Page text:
Solar power is created through a process called the photoelectric effect. Energy enters the solar panel from the sun. When the UV rays meet the electrodes, electrons are excited and induce sparks from the exchange. Those sparks provide power. Who discovered that this was possible though? And how did the modern solar power panel come to be?
Who and how?
The history is complex, but William Grylls Adams and his student Richard Day are commonly cited as the ones who got the ball rolling. The year was 1876, and they had been running experiments on the element selenium.
Adams and Day discovered that when selenium was exposed to light, it produced electricity without use of moving parts or heat. The discovery was marvelous. So much so that Werner von Siemens—an expert in electricity—said it was “scientifically of the most far-reaching importance.”
The process was eventually called the photovoltaic effect and the experiments began.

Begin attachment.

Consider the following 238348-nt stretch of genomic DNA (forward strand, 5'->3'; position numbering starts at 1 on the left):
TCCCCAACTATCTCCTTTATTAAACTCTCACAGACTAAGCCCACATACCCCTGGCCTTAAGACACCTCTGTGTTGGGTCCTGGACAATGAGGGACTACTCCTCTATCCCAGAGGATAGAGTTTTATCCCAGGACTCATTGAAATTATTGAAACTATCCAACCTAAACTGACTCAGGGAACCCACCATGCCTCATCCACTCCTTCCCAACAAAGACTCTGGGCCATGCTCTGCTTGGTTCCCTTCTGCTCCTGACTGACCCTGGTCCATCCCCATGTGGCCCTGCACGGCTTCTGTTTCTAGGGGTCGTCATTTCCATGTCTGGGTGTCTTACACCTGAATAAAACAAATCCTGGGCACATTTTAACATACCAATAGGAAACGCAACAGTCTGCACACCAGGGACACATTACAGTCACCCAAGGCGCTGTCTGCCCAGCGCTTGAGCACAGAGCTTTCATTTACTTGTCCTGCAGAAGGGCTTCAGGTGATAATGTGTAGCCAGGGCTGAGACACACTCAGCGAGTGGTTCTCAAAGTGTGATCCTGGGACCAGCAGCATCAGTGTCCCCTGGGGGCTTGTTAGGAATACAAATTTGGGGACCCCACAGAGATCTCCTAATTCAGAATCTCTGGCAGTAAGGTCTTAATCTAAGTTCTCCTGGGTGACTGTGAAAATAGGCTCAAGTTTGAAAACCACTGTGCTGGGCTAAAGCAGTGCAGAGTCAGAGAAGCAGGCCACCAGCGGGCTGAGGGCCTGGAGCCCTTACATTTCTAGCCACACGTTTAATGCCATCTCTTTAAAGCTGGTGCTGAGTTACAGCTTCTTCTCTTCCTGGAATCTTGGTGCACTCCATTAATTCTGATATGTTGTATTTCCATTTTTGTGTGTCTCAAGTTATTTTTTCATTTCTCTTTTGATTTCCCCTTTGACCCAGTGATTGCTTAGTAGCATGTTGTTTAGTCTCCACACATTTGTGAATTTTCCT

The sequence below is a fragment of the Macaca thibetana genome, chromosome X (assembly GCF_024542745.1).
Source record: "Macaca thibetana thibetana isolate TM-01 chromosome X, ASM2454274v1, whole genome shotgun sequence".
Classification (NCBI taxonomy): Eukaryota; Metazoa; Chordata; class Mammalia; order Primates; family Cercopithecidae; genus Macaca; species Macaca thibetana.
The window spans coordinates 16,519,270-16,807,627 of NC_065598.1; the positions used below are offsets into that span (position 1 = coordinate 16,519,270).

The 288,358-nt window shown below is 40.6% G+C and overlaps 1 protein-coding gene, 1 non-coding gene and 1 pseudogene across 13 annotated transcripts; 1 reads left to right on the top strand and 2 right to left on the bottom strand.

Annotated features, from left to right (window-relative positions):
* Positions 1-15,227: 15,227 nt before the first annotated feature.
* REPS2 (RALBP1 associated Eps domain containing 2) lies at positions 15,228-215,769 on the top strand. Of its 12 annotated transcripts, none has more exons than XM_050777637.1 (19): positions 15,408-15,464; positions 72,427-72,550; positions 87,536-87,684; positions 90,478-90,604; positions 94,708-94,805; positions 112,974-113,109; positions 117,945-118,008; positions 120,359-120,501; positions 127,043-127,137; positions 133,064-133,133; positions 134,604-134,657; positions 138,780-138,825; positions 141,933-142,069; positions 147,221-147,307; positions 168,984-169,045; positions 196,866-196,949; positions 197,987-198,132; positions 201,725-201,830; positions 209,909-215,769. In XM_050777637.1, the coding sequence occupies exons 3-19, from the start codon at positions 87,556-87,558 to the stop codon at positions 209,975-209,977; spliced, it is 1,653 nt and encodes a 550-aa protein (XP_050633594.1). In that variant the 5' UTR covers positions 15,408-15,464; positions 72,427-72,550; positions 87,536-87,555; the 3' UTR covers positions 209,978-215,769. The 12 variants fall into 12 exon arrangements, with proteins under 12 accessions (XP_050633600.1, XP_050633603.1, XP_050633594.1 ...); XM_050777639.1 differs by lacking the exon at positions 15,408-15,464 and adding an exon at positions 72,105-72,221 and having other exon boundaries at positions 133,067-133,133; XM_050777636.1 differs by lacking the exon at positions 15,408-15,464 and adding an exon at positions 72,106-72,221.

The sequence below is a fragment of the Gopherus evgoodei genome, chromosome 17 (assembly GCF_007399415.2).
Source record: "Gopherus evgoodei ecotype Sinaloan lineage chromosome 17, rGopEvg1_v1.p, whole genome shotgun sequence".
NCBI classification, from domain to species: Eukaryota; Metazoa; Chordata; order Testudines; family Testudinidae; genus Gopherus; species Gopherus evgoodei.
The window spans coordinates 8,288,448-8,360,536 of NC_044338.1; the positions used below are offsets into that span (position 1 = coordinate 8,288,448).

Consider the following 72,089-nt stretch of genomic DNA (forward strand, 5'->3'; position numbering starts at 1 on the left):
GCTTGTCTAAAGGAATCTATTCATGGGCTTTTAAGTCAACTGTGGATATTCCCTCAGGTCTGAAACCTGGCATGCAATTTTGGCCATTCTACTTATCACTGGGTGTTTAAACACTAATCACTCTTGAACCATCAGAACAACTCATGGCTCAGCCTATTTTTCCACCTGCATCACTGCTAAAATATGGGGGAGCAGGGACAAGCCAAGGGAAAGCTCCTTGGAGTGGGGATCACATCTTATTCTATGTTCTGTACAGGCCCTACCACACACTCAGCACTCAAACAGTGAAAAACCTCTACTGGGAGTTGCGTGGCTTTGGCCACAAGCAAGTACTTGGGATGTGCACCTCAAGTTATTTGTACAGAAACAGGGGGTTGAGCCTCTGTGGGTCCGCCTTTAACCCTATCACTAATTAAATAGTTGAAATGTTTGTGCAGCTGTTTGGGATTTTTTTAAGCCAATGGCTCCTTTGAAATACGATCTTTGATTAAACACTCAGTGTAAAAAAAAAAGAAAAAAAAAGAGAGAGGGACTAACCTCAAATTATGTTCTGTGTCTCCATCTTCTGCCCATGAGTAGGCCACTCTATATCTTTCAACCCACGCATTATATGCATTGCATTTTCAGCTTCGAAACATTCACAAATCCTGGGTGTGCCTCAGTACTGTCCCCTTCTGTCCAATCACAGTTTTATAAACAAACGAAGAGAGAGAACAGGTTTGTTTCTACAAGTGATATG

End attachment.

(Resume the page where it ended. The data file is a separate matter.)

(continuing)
What happened next?
The photovoltaic effect had its flaws and needed to be improved upon. Einstein received a Nobel Prize in 1921 for “his discovery of the law of the photoelectric effect.”
It wasn’t until the mid-1950s that the first solar cells began to be available commercially. The enterprise didn’t do as well as hoped though. The technology still wasn’t efficient and it cost an arm and a leg for not enough of an ROI. It didn’t sell well, but the concept was solid. They kept working on it.
Where do we go from here?
Today, the process has been refined to produce more energy at a cheaper price. Technology improved and production increased, making these changes possible. Europe has latched onto the idea and is implementing the technology everywhere. Parts of the US have converted to the idea as well. There is only growth in this area. The technology will continue to improve while the prices continue to fall. Pretty soon it’ll be one of the only ways to create power for your home.